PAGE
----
The Biophilic Mind: Who Deals Best with Stress - City Dwellers or Farmers?
Nov 26
2018

The Biophilic Mind: Who Deals Best with Stress - City Dwellers or Farmers?

By Dr. Katilyn Mascatelli, Human Ecologist

Have you ever been on a farm?

I have. I grew up visiting my grandparents’ dairy farm in rural Ohio, so the sights and smells of farm life are familiar to me. Being on the farm always made me feel closer to the earth, and now that I am a city-dweller I find that thinking of nature often conjures up images of red barns and spotted cows.

My free associations aside, there is new evidence that growing up in a rural setting surrounded by farm animals may be linked to health benefits!

The authors of this 2018 study from the Proceedings of the National Academy of Sciences explain that, while a little inflammation is an ordinary immune response (like healing a wound, for example), an impaired immune system may send out too much inflammation, and it can be difficult for your body to recover. These over-reactive inflammatory responses are thought to underlie many diseases, from asthma and allergies to some stress-related mental disorders.

A general model of how this stress inflammation process is thought to work is below:

The authors used a sample of 40 German men to examine how their childhood environment — growing up in a rural area with farm animals or growing up in an urban area with no pets — impacted their immune response to social stress.

How did they induce social stress in the lab? They used something called the Trier Social Stress Test, which involves public speaking in front of a panel of stony-faced judges. Watch an example here.

This public speaking test is a widely-used way of inducing stress, and for good reason! Most people experience a spike in stress hormones and inflammatory cells in the blood during and following the public speaking test.

Take a look at the timeline below to see how the body is expected to respond to public speaking: 

What did the researchers find? As you can see in the graph below, both groups of men started with the same stress levels (inflammation cells on the vertical axis) before the public speaking test. However, urban men had a bigger spike in than rural men. Even two hours after public speaking, the urban group showed higher stress levels than the rural group!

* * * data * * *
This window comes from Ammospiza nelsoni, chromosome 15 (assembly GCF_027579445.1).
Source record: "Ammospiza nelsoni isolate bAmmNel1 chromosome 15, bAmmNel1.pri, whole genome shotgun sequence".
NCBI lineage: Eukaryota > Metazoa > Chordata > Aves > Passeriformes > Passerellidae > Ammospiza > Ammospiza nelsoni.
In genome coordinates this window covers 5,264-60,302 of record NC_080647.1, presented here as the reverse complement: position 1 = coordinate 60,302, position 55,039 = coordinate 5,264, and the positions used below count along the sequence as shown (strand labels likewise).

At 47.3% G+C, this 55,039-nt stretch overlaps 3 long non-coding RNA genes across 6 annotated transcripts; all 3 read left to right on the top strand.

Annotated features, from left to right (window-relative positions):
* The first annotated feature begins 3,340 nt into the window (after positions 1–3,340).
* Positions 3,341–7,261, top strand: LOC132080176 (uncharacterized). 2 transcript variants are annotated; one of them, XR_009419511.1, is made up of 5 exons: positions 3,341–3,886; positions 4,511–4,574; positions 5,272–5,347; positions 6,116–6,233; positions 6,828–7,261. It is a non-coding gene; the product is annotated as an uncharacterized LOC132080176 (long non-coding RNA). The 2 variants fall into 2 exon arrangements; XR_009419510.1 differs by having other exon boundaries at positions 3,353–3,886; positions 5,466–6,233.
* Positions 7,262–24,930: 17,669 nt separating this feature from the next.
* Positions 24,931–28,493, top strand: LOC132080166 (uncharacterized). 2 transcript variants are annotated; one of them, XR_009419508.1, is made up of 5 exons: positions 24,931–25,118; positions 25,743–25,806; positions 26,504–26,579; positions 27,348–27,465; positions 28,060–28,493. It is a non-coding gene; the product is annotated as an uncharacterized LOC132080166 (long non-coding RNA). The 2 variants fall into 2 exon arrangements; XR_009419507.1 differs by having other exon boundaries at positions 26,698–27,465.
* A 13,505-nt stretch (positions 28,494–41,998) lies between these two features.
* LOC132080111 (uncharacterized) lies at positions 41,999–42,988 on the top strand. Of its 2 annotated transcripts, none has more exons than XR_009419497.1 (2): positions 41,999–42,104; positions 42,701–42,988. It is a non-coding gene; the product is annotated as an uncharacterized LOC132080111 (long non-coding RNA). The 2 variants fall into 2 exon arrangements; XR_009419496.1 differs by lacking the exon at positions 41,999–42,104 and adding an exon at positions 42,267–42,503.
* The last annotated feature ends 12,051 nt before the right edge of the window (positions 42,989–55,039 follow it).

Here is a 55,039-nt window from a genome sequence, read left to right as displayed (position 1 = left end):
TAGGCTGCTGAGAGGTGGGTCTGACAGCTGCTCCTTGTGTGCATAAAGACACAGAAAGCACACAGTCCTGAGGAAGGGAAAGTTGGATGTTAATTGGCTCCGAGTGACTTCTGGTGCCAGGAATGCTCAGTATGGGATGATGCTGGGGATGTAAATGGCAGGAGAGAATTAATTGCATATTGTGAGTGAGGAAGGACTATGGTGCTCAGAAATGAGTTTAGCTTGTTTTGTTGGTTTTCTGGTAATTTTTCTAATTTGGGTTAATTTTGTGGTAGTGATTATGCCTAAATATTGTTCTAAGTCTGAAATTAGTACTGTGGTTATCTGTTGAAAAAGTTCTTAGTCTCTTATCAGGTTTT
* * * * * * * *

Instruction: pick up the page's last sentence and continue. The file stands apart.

So why should growing up in a rural setting with farm animals have anything to do with your immune response to social stress? The authors speculate that those who grew up in a rural place were exposed to a greater variety of microorganisms from farm animals, which reduced the severity of the reaction they had to stress in the future.

Even though this study is exciting, there are a couple of limitations that we should take seriously.

First, there could be another reason why the rural group did better than the urban group that has nothing to do with animal exposure. It is possible that some unknown third variable related to the place’s rural or urban quality actually caused the differences we see in immune reactiveness. Perhaps people in rural areas tend to have more siblings than those in urban areas, and it is actually contact with siblings (e.g., rough-housing or sharing germs) that makes them more resilient, and not necessarily that they were raised on a farm. To be fair, the authors report that they did not find differences between the groups on a wide variety of demographic variables.

The other limitation lies in the fact that the participants were healthy, young, white men from Germany. Science and medical research have a history of ignoring or under-sampling women and people of color, which can lead to results not generalizing to different populations. That’s why you should look out for studies that use representative samples of participants!

But I try not to get too wrapped up in the shortcomings — this study was done well and it tells us a little bit more about how access to biodiverse environments can impact our health!

 

Photo credits: Pixabay user Gellinger; Pixabay user Knarrhultpia; the author; Böbel and colleagues (modified by the author)


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